The enlargement of secondary joints crossing the main one led to the formation of the tunnel’s distinctive windows.
Indians once lived in Rock House. A 16-room resort hotel was built near the Rock House in 1835. You will see graffiti from the 19th century on some rocks.
5. Cantwell Cliffs is arguably the most isolated section of Hocking Hills State Park. It is off state Route 374 and 17 miles from Old Man’s Cave.
It features 150-foot-high cliffs, massive rock outcroppings, large recess caves, deep woods and narrow passages between downed boulders and the cliff along its trails. The Fat Woman’s Squeeze is one such passage.
It is the most rugged section of Hocking Hills and its trails are the steepest. It gets the fewest visitors. It was largely carved by Buck Run.
More to see and do
Hocking Hills State Park includes a 17-acre lake for fishing and boating and, in season, a dining lodge and a swimming pool. There are 172 campsites and 40 cabins. For reservations, call 740-385-6165 or 800-AT-A-PARK.
Hocking Hills was a picnic and resort area after the Civil War. Ohio bought its first land for the state park at Old Man’s Cave in 1924.
One of the best ways to see the park is to hike the six-mile trail that extends from Old Man’s Cave to Ash Cave via Cedar Falls. That’s the one-way distance.
The trail honors Emma ‘‘Grandma’’ Gatewood, an Ohio hiking legend who died in 1973 at the age of 86. She was the first woman to continuously hike the entire Appalachian Trail alone in one season — she did it in 1955 at the age of 68 in tennis shoes — and the third woman to hike the entire trail. She hiked the trail two more times.
The trail is part of the cross-Ohio Buckeye Trail and is a federally designated recreational trail. It is also part of the federal North Country Trail. In all, the state park features 24 miles of hiking trails. Most are short.
Conkle’s Hollow is not officially a state park, but it should be. The 87-acre preserve off Big Pine Road off state Route 374 is my favorite wild spot in Ohio. It is a stunning sandstone gorge with sheer cliffs that rise 200 feet. It is as narrow as 70 feet in places and is reportedly the deepest canyon in Ohio.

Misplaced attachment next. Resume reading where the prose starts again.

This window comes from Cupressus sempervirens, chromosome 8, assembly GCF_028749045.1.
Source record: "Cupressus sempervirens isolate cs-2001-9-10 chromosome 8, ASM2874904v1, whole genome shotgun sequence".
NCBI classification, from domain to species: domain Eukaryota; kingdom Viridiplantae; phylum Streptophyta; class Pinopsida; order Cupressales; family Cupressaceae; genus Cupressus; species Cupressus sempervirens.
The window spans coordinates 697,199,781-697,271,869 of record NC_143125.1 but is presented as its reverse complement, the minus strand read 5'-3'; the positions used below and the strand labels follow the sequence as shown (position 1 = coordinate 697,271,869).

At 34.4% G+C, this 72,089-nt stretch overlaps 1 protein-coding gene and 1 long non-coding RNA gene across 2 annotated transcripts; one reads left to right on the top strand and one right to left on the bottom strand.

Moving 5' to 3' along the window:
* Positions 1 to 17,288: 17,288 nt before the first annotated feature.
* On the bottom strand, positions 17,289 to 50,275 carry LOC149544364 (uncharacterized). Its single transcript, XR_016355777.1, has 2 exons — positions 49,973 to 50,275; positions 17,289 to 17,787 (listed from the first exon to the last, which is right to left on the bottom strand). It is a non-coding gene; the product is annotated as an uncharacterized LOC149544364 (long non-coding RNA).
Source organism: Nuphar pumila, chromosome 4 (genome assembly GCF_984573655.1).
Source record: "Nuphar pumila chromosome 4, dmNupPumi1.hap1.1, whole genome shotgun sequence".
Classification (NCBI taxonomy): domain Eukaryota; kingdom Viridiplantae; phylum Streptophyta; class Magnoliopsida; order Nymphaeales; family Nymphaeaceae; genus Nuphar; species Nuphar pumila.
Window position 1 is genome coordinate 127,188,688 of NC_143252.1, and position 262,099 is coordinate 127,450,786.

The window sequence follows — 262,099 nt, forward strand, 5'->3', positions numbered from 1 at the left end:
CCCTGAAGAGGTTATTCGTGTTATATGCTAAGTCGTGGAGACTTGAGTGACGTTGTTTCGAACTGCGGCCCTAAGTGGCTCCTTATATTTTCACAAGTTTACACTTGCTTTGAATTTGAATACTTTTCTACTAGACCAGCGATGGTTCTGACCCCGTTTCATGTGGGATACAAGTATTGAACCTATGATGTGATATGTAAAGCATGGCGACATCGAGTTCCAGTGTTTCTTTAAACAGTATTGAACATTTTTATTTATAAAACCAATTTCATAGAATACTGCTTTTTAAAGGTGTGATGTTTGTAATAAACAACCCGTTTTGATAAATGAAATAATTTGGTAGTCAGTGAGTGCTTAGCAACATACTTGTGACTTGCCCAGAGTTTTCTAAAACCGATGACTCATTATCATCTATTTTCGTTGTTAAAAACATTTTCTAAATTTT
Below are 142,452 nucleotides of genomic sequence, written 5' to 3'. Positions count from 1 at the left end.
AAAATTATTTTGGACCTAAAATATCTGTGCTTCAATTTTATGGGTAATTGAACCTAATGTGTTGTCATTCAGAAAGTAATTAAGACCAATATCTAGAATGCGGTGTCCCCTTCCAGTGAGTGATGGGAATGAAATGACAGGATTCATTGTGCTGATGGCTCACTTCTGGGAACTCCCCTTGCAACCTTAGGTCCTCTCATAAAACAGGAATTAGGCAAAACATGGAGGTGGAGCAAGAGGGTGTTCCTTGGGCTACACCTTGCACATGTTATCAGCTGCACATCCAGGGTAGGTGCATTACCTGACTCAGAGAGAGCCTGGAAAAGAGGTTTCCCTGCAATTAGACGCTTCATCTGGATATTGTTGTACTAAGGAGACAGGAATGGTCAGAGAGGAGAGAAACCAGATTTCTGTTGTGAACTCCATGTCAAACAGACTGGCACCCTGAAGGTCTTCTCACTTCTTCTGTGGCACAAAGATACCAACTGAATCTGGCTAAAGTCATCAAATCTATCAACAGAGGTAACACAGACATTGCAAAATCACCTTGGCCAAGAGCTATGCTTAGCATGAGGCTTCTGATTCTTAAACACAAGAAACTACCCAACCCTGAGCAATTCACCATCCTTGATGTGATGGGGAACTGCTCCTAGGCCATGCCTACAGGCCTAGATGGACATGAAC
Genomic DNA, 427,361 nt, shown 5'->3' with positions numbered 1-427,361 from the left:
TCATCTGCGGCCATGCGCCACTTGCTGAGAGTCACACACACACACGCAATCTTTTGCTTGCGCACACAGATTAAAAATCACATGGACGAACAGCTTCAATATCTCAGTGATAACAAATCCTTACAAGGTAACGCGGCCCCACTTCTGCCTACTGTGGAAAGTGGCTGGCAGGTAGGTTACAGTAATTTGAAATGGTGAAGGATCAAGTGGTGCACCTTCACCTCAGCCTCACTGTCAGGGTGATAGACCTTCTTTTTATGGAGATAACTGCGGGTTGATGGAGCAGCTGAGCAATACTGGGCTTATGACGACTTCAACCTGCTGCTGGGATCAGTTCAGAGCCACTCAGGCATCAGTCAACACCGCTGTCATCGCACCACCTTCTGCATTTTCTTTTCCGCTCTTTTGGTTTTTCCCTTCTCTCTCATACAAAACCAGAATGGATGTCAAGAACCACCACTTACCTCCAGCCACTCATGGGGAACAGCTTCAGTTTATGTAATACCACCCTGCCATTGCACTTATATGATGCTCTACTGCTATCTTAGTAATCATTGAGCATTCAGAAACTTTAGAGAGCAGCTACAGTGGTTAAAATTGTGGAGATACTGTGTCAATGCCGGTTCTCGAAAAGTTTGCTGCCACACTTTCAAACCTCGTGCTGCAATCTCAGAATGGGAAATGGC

Depending on the season, you can see waterfalls tumbling off the cliffs, spectacular spring wildflowers, icicles and long-distance vistas across southeastern Ohio.
Conkle’s Hollow gets about 200,000 visitors a year. It is 12 miles south of Logan off Big Pine Road at state Route 374, about three miles from Old Man’s Cave.
It was purchased by the state in 1925 and dedicated as a nature preserve in 1977. It was once part of the state park.
There are two trails: a 2.5-mile trail that circles the gorge on top of the cliffs and a tamer one-mile trail on the canyon floor.
The upper Rim Trail is not without risks. It begins with a steep climb and ends with a downhill hike, but it is generally flat. There are no guardrails so it’s not a place for small children or anyone uncomfortable about high places.
The best views are from the east side of the Rim Trail. There is an imposing 96-foot-high waterfall at the northern end on the canyon that is only visible from the Rim Trail.
The trail on the west side is farther away from the main canyon but offers views into side canyons. It is cooler, wetter and more shaded.
The lower Gorge Trail is a half-mile to a dead end with two waterfalls, sheer cliffs and dramatic overhangs. Then you backtrack out of the canyon to the trailhead. There are no connecting trails.
Not far from Conkle’s Hollow, you will find a rock climbing and rappelling area in Hocking State Forest. The 99-acre tract — one of two state-owned climbing areas in Ohio — is one mile east of Conkle’s Hollow off Big Pine Road.
It features about one mile of sandstone cliffs up to 120 feet tall along with fallen house-size boulders, cracks, chimneys and overhangs.
You can get state park information at 740-385-6841 (park office). You can contact the Hocking State Forest at 877-247-8733. The website for state park, state forest and state nature preserve information is www.ohiodnr.com.
For tourist information, check with the Hocking Hills Tourism Association, 740-385-9706 or 800-HOCKING. The website is www.1800hocking.com.
Hocking Hills Canopy Tours offers a zip line from April through November outside Rockbridge. For information, call 740-385-9477 or visit www.hockinghillscanopytours.com.
Bob Downing can be reached at 330-996-3745 or email@example.com.